27 October 2016

Triggers: Threat or Menace?

Triggers are generally over-used in SQL Server. They are only rarely necessary, can cause performance issues, and are tricky to maintain If you use them, it is best to keep them simple, and have only one operation per trigger. Joe Celko describes a feature of SQL that 'gets complicated fast'.… Read more
05 October 2016

Who the Devil Wrote This SQL Code?

The way that you format T-SQL code can affect the productivity of the people who have to subsequently maintain your work. It is never a good experience to see SQL Code, cry out “Who the devil wrote this code?”, and then realise that it was you. Grant gives some examples of bad formatting and explains why you should never check-in badly-formatted SQL code.… Read more
05 September 2016

DELETE Operation in SQL Server HEAPs

You should stick to using tables in SQL Server, rather than heaps that have no clustered index, unless you have well-considered reasons to choose heaps. However, there are uses for heaps in special circumstances, and it is useful to know what these uses are, and when you should avoid heaps . Uwe Ricken explains, and demonstrates why you'd be unwise to use heaps rather than tables when the data is liable to change.… Read more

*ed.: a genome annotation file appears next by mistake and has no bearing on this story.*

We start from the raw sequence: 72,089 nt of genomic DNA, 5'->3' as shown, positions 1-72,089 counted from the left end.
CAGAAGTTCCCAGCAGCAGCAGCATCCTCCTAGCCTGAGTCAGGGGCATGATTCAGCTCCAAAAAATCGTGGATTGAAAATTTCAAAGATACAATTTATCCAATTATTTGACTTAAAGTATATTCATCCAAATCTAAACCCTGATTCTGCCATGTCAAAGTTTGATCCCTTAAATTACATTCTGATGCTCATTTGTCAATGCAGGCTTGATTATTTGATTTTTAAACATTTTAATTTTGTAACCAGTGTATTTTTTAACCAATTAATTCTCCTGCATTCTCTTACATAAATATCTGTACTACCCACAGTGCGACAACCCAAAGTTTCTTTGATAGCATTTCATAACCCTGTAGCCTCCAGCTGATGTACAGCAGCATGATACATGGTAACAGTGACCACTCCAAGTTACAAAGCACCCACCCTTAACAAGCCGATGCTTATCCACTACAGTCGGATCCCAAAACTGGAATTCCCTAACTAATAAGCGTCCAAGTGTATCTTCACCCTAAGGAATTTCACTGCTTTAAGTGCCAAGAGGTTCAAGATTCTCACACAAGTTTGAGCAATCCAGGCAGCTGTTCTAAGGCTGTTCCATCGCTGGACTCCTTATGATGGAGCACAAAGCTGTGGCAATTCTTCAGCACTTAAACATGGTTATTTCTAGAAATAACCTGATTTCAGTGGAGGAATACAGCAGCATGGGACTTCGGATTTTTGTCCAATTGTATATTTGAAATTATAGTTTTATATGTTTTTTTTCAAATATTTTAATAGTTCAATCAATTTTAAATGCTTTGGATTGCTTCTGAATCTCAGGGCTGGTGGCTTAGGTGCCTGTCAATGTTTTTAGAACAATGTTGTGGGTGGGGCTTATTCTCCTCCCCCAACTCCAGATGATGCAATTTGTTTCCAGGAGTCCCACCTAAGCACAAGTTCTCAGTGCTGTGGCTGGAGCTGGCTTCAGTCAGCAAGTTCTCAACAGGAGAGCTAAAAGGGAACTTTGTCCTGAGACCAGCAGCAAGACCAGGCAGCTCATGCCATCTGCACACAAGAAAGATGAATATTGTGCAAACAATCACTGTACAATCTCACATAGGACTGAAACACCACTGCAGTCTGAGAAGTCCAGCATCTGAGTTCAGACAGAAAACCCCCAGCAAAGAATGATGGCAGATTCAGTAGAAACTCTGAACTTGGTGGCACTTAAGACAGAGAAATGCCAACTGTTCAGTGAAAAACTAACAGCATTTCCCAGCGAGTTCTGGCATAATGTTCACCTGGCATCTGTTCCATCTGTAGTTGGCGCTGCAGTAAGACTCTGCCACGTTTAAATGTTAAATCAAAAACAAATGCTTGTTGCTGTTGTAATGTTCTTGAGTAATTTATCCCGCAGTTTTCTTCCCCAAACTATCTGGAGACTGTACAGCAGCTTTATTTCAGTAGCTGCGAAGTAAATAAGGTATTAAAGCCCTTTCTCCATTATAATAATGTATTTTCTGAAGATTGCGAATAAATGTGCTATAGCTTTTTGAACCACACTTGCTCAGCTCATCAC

31 August 2016

The SQL of Textonyms

The task of finding textonyms in SQL involves importing a list of common words and doing transformations on every word to convert it into what you'd need to type into the numeric keypad of your mobile phone to get that word. It's not that hard to do, but what is the quickest and most efficient way of doing it? Phil Factor investigates.… Read more
25 August 2016

Predicates With Subqueries

The ALL, SOME and ANY predicates aren't much used in SQL Server, but they are there. You can use the Exists() predicate instead but the logic is more contorted and difficult to read at a glance. Set-oriented predicates can greatly simplify the answering of many real-life business questions, so it is worth getting familiar with them. Joe Celko explains.… Read more
10 August 2016

Formatting SQL Code – Part the Second

When you're formatting SQL Code, your objective is to make the code as easy to read with understanding as is possible, in a way that errors stand out. The extra time it takes to write code in an accessible way is far less than the time saved by the poor soul in the future, possibly yourself, when maintaining or enhancing the code. There isn't a single 'best practice, but the general principles, such as being consistent, are well-established. Joe Celko gives his take on a controversial topic.… Read more
09 March 2016

SQL Server Metadata Functions: The Basics

To be able to make full use of the system catalog to find out more about a database, you need to be familiar with the metadata functions. They save a great deal of time and typing when querying the metadata. Once you get the hang of these functions, the system catalog suddenly seems simple to use, as Robert Sheldon demonstrates in this article.… Read more